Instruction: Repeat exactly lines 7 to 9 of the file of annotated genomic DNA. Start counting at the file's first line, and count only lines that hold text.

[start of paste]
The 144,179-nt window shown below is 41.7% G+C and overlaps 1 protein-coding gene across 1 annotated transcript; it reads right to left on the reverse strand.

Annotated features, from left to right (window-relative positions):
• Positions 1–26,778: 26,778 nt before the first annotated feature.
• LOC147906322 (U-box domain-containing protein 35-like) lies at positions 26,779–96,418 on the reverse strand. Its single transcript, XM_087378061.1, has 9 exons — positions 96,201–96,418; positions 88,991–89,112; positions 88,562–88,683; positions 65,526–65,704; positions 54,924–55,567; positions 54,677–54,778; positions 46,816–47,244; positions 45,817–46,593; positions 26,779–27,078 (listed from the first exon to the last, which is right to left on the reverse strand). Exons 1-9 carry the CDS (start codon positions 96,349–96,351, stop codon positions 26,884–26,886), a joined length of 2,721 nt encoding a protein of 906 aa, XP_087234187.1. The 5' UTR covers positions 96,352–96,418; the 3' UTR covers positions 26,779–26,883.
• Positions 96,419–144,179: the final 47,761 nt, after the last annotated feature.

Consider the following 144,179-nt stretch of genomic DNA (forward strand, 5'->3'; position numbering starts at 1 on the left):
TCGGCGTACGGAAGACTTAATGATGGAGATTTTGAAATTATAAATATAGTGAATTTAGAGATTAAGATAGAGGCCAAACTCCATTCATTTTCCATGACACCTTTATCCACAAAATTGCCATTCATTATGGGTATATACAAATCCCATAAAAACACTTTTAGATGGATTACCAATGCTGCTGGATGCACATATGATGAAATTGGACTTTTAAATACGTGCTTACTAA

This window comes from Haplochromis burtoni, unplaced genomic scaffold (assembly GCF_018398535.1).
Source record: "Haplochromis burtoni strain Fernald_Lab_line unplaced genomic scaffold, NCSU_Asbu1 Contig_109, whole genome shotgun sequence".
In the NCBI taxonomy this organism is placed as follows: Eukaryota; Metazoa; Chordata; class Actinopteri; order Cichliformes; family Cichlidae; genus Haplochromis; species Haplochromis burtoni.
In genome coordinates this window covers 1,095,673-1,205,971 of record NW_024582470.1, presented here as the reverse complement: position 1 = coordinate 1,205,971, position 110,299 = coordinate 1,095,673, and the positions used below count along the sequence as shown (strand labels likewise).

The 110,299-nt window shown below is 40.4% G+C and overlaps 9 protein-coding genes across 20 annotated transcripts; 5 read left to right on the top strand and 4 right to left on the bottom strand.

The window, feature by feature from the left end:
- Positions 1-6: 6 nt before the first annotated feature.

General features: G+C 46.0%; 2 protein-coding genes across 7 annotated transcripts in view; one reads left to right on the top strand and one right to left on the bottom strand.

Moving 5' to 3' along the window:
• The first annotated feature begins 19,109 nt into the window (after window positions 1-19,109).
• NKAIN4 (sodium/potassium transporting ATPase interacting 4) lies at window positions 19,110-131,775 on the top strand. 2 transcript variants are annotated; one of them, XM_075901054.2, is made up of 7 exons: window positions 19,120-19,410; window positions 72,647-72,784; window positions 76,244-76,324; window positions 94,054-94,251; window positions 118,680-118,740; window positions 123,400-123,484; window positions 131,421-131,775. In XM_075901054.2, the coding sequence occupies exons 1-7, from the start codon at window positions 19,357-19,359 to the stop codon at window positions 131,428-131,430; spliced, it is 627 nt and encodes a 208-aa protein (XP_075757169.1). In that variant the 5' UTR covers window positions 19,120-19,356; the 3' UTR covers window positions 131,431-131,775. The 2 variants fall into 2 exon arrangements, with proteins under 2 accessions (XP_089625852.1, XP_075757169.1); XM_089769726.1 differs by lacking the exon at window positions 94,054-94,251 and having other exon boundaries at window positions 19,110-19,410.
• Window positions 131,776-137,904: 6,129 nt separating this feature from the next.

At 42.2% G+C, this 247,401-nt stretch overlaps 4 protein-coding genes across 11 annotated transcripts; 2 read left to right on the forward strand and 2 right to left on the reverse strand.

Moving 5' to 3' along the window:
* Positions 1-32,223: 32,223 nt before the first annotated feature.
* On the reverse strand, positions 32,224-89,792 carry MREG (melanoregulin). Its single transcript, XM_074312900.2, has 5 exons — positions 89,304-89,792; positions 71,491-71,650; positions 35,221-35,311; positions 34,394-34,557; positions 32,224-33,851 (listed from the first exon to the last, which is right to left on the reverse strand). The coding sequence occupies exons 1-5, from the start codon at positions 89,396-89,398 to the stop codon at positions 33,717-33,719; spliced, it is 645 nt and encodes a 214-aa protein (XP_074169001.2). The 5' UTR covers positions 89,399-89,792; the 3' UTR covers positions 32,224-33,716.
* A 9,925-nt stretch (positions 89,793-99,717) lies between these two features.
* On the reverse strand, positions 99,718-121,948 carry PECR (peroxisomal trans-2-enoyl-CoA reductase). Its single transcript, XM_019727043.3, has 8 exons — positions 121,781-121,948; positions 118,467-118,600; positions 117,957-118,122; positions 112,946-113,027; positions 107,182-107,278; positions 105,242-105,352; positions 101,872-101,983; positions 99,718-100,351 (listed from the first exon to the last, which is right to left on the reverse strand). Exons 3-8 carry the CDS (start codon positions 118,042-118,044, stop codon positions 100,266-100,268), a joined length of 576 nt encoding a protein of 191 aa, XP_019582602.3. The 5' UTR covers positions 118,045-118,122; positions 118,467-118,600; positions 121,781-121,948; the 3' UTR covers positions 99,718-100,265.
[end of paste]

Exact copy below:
TCGGCGTACGGAAGACTTAATGATGGAGATTTTGAAATTATAAATATAGTGAATTTAGAGATTAAGATAGAGGCCAAACTCCATTCATTTTCCATGACACCTTTATCCACAAAATTGCCATTCATTATGGGTATATACAAATCCCATAAAAACACTTTTAGATGGATTACCAATGCTGCTGGATGCACATATGATGAAATTGGACTTTTAAATACGTGCTTACTAA

This window comes from Haplochromis burtoni, unplaced genomic scaffold (assembly GCF_018398535.1).
Source record: "Haplochromis burtoni strain Fernald_Lab_line unplaced genomic scaffold, NCSU_Asbu1 Contig_109, whole genome shotgun sequence".